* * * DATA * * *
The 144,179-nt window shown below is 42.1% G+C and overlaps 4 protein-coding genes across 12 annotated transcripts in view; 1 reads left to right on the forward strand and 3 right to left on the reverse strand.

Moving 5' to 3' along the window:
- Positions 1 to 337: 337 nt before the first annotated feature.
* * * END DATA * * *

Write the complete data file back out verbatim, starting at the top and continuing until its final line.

The 144,179-nt window shown below is 42.1% G+C and overlaps 4 protein-coding genes across 12 annotated transcripts in view; 1 reads left to right on the forward strand and 3 right to left on the reverse strand.

Moving 5' to 3' along the window:
- Positions 1 to 337: 337 nt before the first annotated feature.